An American in Vancouver: Canadian Health Care
Thanks for stopping in for my grand opening of Health Care On Location!
This blog came about because I'm a health care geek in Vancouver for an extended stay. My husband is a regular on a new TV show that shoots in Canada so I have come here to be with him.
He's worked here a number of times since the late 1980s and I've always made a point of asking Canadians what they think of their health care system. For many years, I never heard a bad word except for the physician's wife who thought her husband should make more money.
So I used to be utterly convinced that the things we heard in the U.S. about problems with the system were strictly free marketeer propaganda. But the last time I was in Vancouver, about four years ago, I heard some negative reports.
Consequently, I decided to make a project during my sojourn here of recording the comments of Canadians of all walks of life regarding their health care system. I wrote up a number of these conversations, sent them out to my mailing list, and began toying with the idea of expanding the project into a blog about health care systems in various countries around the world. After all, I had heard so many people in the US hold forth with great authority about how health care works in Canada or in Europe. And most of them, as it turns out, don’t really know what they’re talking about. So without further ado, here’s the first installment of Health Care On Location…
As I sat on the plane flying up from Los Angeles, I began chatting with my seatmates. It turned out they were both Canadian citizens. So I decided to begin my project with a random sampling of two. Of particular interest was the woman who had duel citizenship, Canadian and U.S. She was a 59 year old middle class educator whose first words when I began my questions were ...
"Americans are stupid when it comes to health care."
In the thirty years she has lived in Canada, her family has had to use the health care system rather extensively. From the time when her daughter was four years old and she had idiopathic thrombocytopenic purpura (low platelet count with no known cause) to her husband's bout with cancer, she always felt they received high quality care with no delays. OK, Canadian health care scores 1.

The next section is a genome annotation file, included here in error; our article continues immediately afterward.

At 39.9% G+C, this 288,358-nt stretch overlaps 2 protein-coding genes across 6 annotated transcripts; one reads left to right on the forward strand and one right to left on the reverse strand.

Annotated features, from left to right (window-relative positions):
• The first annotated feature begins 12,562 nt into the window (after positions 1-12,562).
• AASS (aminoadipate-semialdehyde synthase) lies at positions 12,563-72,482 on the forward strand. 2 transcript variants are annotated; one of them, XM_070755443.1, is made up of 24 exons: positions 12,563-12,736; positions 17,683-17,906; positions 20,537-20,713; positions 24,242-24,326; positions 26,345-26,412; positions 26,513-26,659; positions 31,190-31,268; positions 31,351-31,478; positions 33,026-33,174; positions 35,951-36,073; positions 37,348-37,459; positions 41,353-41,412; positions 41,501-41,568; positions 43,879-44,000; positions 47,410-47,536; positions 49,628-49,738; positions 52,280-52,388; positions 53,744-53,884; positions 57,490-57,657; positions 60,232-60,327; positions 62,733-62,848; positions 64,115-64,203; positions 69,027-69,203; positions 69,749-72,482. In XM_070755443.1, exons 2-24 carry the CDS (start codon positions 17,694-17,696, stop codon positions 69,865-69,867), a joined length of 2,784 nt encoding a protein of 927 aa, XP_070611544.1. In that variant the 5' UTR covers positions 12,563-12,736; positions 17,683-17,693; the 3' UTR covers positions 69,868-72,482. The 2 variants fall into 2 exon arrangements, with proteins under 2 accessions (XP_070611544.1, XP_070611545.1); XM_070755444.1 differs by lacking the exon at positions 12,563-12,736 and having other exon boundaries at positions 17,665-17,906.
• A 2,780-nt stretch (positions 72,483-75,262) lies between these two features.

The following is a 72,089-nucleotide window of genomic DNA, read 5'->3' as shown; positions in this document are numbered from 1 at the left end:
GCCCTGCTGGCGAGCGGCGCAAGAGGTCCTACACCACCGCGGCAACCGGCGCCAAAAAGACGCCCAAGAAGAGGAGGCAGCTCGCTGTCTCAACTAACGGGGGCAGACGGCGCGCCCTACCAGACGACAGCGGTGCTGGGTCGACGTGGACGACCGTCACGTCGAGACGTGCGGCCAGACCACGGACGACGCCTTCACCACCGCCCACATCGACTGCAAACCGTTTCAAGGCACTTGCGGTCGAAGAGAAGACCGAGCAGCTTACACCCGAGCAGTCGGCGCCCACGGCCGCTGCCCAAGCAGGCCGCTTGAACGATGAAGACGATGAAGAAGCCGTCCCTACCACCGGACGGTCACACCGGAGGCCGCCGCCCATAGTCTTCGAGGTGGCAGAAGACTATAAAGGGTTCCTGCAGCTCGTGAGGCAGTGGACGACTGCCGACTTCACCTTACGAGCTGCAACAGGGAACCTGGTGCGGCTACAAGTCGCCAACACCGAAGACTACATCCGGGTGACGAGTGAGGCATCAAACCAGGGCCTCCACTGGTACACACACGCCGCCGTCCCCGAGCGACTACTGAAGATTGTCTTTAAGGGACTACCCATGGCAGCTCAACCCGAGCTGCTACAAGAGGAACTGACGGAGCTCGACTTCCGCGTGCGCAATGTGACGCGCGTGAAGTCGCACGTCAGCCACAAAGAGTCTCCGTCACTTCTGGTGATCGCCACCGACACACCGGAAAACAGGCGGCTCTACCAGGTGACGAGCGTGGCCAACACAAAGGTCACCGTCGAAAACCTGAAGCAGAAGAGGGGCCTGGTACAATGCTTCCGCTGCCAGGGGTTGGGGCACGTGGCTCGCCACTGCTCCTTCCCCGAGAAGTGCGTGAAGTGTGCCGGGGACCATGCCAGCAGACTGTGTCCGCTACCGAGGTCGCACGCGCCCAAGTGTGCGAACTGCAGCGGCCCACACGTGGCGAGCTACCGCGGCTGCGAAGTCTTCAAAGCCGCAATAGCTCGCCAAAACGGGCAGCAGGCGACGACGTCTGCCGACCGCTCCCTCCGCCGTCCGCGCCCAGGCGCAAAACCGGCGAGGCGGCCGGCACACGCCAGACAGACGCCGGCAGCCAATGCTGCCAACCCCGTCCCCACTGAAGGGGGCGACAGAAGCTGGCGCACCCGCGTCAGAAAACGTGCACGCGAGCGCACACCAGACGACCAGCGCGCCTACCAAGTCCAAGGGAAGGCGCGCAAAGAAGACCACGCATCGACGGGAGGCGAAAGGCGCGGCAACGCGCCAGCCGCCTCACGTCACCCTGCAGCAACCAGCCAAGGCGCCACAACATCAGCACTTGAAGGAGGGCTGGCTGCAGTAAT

My other seatmate was a 32 year old sales manager for Minolta. He first wanted me to explain the new U.S. health care law, the Affordable Care Act. A half hour later, I had given him a brief outline of the plan with its complex ifs, ands, and buts. Then he wanted to know what the taxes are on someone earning $100,000 per year. I thought, "Ah, healthy young man resentful of high taxes." But he surprised me by saying:
"I'm happy we're paying higher taxes because we're receiving better services."
I kid you not! His mother is a nurse and he had comments about nursing shortages and the problems hospitals have because of government budgets. But ultimately he said, "If you compare us to the U.S. we're really lucky." I had the impression he hadn't had any major health problems but he too had no complaints about waiting times or quality.
An added plus -- The young man lives a few blocks from our apartment and has offered to show me around Vancouver!
Well, that's all for now. I guess Canada scored 2 for today. Next time, I'll tell you what I learned about the health care not covered by the plan the government provides.
Yay! I'm so proud of you Cuz! And I'm dying to know... did you get a medical degree while I wasn't looking? How do you have a simple conversation with someone on a plane and remember idiopathic thrombocytopenic purpura ????ReplyDelete
So talented. ;D